Bateson was appointed Professor of Biology at Cambridge in 1908. The position was funded for five years by an anonymous donor to mark the centenary of Darwin's birth and the jubilee of the publication of the Origin of Species. It was stipulated that the holder of the chair was to devote himself to “those subjects which were the chief concern of Darwin's life work … in that branch of Biology now entitled Genetics” (Bateson 1928). In his inaugural lecture as Professor he reveals (to the reader today) how badly off course he was in his conception of the purely functional, immaterial nature of hereditary determinants as the “power or faculty to produce the ferment or the objective substance.” Still, his passion for genetics shines through (Bateson 1908). Two years later he became the first Director of the new John Innes Horticultural Institute at Merton Park in south-west London.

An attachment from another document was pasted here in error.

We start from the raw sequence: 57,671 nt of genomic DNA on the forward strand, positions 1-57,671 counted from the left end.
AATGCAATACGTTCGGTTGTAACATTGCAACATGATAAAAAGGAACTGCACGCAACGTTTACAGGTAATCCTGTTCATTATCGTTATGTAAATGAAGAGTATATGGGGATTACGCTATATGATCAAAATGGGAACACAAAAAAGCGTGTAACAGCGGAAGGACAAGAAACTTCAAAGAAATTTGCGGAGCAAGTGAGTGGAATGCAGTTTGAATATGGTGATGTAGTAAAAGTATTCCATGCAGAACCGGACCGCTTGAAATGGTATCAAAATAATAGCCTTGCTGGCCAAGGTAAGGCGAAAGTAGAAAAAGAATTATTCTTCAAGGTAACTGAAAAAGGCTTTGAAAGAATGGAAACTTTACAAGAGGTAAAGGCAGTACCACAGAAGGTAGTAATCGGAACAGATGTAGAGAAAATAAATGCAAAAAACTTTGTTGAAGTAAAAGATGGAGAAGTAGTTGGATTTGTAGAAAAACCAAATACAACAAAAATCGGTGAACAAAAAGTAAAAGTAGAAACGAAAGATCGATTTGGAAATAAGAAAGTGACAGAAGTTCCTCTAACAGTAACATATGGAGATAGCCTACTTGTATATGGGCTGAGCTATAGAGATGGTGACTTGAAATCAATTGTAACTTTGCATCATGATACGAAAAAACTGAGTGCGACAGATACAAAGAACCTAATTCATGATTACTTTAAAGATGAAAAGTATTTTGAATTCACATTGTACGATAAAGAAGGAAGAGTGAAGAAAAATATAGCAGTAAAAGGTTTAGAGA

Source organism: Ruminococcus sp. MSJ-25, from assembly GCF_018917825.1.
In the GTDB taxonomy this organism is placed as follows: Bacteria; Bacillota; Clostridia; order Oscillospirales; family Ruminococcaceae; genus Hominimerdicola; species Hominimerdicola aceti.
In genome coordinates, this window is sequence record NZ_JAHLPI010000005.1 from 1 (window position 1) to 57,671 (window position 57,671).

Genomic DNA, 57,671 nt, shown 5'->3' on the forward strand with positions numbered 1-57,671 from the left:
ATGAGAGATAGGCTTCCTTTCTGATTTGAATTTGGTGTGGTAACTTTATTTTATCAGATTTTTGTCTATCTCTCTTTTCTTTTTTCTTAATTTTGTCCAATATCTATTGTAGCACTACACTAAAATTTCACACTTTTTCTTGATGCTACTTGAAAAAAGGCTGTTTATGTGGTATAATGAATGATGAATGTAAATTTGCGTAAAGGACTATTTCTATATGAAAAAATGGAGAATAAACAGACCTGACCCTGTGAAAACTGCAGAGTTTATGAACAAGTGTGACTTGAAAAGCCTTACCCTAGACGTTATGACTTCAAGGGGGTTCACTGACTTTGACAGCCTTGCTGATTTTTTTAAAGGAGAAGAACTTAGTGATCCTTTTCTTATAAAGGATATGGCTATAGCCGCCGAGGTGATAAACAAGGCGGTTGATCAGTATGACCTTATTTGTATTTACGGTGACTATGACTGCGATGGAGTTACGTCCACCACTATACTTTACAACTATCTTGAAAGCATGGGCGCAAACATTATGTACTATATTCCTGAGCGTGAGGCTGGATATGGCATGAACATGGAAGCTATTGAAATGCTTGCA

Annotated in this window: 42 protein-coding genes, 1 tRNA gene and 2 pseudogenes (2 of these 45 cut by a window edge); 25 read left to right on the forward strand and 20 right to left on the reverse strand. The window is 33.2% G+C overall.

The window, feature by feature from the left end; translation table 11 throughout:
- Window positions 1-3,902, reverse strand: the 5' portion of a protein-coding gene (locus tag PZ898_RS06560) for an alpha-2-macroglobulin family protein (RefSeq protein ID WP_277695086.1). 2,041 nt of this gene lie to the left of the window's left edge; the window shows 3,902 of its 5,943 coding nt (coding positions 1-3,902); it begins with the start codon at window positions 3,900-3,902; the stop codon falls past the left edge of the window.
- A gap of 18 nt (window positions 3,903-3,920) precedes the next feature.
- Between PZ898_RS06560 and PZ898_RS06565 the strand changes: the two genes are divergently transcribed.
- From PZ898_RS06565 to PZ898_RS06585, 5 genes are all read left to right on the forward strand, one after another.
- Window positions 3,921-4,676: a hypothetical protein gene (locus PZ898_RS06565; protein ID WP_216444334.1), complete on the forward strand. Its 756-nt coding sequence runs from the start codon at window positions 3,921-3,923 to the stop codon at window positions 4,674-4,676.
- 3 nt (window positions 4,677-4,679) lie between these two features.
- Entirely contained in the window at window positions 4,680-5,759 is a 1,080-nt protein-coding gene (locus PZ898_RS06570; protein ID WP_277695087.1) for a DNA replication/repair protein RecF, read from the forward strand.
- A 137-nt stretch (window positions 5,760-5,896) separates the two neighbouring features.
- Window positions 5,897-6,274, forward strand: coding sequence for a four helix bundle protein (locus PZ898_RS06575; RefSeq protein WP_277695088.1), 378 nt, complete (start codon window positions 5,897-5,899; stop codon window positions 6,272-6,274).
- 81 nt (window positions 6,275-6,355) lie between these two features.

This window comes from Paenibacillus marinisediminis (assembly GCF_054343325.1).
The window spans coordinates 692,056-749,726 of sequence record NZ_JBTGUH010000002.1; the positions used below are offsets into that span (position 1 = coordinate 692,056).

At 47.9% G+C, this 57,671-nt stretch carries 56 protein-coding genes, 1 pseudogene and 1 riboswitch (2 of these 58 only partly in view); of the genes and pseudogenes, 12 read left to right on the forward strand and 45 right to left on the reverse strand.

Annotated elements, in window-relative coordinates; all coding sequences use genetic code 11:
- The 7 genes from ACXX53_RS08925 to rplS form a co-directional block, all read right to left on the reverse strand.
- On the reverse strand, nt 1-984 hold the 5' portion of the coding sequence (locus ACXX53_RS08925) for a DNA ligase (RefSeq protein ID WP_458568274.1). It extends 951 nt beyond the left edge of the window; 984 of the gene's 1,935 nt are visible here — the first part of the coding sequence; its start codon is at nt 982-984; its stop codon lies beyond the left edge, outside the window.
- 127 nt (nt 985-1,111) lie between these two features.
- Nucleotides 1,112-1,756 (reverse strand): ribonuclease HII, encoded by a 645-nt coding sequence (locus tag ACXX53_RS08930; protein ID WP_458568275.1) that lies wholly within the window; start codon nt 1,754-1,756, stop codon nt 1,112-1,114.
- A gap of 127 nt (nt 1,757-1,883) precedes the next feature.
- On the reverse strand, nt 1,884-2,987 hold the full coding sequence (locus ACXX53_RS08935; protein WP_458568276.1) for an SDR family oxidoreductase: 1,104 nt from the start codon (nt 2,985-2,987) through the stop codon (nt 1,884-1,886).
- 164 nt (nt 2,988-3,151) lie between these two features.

In retrospect, Bateson's new field was hobbled at birth by his notion of “unit-characters,” a phrase which, in later parlance, obscures the important distinction between genotype and phenotype. His initial denial of the material nature of the segregating units, and his “presence-absence” hypothesis to explain the distinction between dominant and recessive unit-characters were equally unfortunate (Allen 1978; Carlson 1966). However, his rather uncritical definition of unit-characters was sufficient for his immediate purposes, and this idea at least enabled him to do what someone with no significant knowledge of cytology or chemistry could do at the time. Unfortunately these deficiencies, and his understandably high regard for his own approach to research, made it difficult for him to accept for many years the “chromosome theory” of inheritance elaborated by Thomas Hunt Morgan and his collaborators at Columbia University. It was not until 1922, after a visit of some weeks at Morgan's home and lab, that he became convinced of the merit of the chromosome theory (Allen 1978). In a setting strangely reminiscent of his Mendelian illumination on the train to London in 1900, he travelled from New York to Toronto to attend the annual meeting of the American Association for the Advancement of Science. There, in his Vice Presidential Address, he announced that he could no longer maintain his “ … skepticism as to the direct association of particular chromosomes with particular features of the zygote. The transferrable characters borne by the gametes have been successfully referred to the visible details of nuclear configuration” (Bateson 1922).